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  6. It was a business decision, another case of the club setting down a marker and saying "this is how we operate". The club had an offer on the table for 12 million pounds so anything else needed to at least come close to that. A loan deal was no longer beneficial for Liverpool. The spell at Sunderland was great for the club and the player because Borini got a chance to show that he can contribute in the Premier League. It means the player got to play and the club got to retain the value of their asset. It worked exceptionally well for everyone. I think during the summer that offer from Sunderland was always there and Liverpool simply decided that this was the benchmark deal they wanted to work towards. Allowing Borini to go out on loan at any point would have undermined that. Right up until the last few hours of the window a deal could have been struck so Liverpool really had to stick to their guns, insist that a loan deal was not going to cut it and not accept low-ball offers that were substantially less than what was already being offered by Sunderland. Accepting less would have meant ... obviously ... accepting less. They didn't do that. OK, so it didn't work out and now we have a player we don't really need, but the club at least are showing that they will stick to their guns. Liverpool will not sell Borini on the cheap. That's the message.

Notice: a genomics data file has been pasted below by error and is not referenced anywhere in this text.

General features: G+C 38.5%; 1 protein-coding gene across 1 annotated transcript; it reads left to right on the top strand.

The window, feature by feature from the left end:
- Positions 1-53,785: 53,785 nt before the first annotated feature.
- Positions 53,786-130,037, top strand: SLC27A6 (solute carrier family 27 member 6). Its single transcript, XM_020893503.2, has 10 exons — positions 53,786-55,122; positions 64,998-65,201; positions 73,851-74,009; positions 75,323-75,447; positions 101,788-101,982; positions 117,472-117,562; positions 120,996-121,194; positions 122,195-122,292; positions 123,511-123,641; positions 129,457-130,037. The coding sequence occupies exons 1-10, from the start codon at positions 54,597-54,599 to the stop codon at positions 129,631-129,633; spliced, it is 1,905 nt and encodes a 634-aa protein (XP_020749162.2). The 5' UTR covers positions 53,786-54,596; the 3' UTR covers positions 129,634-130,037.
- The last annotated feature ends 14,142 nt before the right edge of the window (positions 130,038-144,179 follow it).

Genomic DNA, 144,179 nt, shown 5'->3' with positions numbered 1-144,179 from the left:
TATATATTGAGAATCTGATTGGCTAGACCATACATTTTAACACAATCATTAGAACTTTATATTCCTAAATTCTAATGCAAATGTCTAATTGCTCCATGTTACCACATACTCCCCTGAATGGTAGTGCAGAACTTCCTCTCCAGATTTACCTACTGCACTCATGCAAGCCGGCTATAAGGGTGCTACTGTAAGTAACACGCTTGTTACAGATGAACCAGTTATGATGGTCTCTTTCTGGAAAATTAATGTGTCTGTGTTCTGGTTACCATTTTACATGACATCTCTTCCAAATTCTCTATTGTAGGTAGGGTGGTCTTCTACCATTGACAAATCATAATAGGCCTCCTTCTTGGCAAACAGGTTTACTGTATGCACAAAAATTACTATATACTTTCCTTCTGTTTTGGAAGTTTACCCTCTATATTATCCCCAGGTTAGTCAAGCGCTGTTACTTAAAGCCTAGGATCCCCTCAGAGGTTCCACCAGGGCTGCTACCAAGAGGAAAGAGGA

I suspect that a loan deal from January would be acceptable to the club. We're now back in that situation where Borini will lose value every week he doesn't play so that needs to be dealt with. It's absolutely not ideal what has happened but there is still a chance that a club will pay a reasonable sum for the player. Even though Borini is not playing it would be cheeky for a purchasing manager to suggest that his value is genuinely less. The player isn't injured, he's still got the skills, he's training with a top club ... he's still worth what Sunderland were willing to pay and even a season on the bench should only drop his value by a million or two.


    This is also all complicated by what Borini wants so it's not always as simply as just deciding where the player will go and forcing him into it. Borini clearly didn't want to go to Sunderland, that's his choice. In fact given that the player has a contract with Liverpool, it's his choice to stay around as long as he likes. He can refuse to sign with anyone and Liverpool ultimately have to suck it up and accept that.

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  7. We did the right thing not letting Borini go on loan. Been messed about with by Italian clubs of late in Aquilani and Reina all loans and low balls. The price we were willing to accept from QPR was lower than the Sunderland money so it showed flexibility. I think we did the right thing not allowing Player and agent to get their way for a loan. It did not suite us and at least we have the player in the squad rather than being a player down and him going on loan. I can see more on this in Jan for sure.

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  8. Through a couple of paragraphs and I can see why some of your old rationality has gone out the window.

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  9. i must be watching a different player because borini is a 5m to 8m player tops